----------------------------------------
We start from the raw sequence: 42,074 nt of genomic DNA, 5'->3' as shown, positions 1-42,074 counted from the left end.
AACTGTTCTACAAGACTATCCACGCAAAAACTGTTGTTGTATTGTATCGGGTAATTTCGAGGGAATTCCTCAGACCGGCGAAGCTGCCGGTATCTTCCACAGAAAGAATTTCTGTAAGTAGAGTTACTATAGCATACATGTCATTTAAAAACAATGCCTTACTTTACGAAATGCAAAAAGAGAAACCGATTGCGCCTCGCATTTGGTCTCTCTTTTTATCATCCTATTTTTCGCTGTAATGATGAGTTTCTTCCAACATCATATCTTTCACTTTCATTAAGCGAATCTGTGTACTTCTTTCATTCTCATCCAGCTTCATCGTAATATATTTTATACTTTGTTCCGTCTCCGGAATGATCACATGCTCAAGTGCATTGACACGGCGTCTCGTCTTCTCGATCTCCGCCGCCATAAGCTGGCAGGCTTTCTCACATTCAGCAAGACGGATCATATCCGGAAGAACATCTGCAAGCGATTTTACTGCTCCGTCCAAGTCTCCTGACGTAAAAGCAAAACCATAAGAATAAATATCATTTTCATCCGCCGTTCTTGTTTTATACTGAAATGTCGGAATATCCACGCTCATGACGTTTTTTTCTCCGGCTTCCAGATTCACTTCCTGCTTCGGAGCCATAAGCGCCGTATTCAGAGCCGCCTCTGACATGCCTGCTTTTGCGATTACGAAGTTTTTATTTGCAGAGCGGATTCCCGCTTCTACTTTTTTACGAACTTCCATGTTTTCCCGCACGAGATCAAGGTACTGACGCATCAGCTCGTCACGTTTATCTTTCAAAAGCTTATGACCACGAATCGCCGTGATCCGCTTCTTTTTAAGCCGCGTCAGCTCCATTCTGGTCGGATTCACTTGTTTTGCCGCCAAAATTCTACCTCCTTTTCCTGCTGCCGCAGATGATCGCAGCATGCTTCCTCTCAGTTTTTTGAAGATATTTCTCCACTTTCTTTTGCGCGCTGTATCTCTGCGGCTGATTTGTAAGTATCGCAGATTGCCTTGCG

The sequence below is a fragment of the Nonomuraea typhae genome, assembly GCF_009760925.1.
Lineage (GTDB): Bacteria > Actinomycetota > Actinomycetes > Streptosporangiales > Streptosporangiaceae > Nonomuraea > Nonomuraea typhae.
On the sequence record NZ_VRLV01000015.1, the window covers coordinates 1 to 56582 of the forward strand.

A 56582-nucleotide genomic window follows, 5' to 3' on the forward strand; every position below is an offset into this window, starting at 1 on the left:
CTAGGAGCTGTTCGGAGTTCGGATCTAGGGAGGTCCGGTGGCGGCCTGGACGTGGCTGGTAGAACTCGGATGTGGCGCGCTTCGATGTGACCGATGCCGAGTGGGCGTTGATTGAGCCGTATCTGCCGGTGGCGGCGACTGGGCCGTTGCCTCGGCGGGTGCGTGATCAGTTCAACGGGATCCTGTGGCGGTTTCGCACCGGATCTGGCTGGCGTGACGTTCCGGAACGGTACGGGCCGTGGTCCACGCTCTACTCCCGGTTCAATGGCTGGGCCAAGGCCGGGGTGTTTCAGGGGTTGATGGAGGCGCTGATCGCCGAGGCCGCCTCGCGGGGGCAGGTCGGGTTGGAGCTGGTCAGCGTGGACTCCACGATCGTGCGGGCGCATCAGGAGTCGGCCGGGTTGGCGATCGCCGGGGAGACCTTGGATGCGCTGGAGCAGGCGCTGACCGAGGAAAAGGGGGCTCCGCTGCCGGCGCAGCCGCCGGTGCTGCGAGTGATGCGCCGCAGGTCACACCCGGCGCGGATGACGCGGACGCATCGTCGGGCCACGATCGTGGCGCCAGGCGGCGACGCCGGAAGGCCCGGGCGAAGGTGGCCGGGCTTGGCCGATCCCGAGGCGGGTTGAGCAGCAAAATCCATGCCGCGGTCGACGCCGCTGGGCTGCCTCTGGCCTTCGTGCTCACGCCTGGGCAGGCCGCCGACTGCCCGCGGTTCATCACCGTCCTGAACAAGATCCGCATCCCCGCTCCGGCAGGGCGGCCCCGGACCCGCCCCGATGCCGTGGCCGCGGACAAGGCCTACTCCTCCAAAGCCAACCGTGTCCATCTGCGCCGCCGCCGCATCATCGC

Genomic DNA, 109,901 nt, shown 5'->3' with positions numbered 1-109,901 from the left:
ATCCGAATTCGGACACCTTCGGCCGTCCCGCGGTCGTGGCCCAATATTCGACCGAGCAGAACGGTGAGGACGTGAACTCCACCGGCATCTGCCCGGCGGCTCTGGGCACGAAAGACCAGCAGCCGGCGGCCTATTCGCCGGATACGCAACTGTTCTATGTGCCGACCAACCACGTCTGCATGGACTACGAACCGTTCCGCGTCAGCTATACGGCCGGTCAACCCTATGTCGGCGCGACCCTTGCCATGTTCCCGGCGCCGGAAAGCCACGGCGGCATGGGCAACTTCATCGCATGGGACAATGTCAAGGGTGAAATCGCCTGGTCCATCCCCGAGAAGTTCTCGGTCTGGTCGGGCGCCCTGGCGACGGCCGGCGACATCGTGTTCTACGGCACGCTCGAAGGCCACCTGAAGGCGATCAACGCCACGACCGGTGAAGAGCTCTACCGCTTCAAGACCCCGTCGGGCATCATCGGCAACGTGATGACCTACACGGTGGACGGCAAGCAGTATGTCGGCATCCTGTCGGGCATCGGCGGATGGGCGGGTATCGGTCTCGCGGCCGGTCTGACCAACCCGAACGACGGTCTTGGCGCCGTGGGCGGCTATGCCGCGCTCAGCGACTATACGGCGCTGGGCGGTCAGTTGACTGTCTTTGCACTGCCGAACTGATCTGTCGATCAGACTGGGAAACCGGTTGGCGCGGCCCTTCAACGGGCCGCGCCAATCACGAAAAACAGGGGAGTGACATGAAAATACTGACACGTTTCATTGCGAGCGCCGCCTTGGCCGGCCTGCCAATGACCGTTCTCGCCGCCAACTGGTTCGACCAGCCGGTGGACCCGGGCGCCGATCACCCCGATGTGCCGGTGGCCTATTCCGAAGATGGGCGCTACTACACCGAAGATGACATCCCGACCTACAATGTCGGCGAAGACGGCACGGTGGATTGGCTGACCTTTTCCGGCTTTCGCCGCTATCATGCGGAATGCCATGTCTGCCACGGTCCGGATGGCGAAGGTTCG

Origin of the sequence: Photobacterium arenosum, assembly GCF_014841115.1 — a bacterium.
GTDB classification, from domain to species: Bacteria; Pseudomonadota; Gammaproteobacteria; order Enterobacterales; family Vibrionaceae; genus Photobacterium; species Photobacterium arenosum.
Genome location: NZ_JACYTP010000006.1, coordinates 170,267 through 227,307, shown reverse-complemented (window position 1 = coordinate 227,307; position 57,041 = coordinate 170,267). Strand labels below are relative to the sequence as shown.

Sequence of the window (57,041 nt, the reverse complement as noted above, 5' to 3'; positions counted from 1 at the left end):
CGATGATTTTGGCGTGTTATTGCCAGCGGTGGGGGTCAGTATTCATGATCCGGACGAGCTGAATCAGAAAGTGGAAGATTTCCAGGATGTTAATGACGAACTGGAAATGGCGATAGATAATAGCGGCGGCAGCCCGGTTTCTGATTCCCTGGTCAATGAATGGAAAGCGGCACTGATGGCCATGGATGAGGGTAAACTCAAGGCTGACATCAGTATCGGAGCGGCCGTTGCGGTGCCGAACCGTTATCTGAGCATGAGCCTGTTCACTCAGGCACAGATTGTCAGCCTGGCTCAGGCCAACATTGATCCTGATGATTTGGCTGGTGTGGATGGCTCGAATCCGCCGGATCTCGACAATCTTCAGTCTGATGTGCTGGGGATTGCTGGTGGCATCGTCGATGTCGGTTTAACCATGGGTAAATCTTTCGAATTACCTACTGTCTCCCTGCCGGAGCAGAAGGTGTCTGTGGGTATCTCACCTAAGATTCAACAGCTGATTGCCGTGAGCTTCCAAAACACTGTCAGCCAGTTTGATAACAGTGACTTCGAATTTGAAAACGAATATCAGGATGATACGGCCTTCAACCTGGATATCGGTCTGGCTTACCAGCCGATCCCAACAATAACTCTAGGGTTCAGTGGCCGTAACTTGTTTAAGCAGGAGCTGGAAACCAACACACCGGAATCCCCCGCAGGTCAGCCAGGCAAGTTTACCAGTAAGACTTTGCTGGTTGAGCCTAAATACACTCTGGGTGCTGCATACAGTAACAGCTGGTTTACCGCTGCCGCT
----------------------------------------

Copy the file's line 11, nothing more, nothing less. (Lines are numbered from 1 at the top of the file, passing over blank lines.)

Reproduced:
GTDB classification, from domain to species: Bacteria; Pseudomonadota; Gammaproteobacteria; order Enterobacterales; family Vibrionaceae; genus Photobacterium; species Photobacterium arenosum.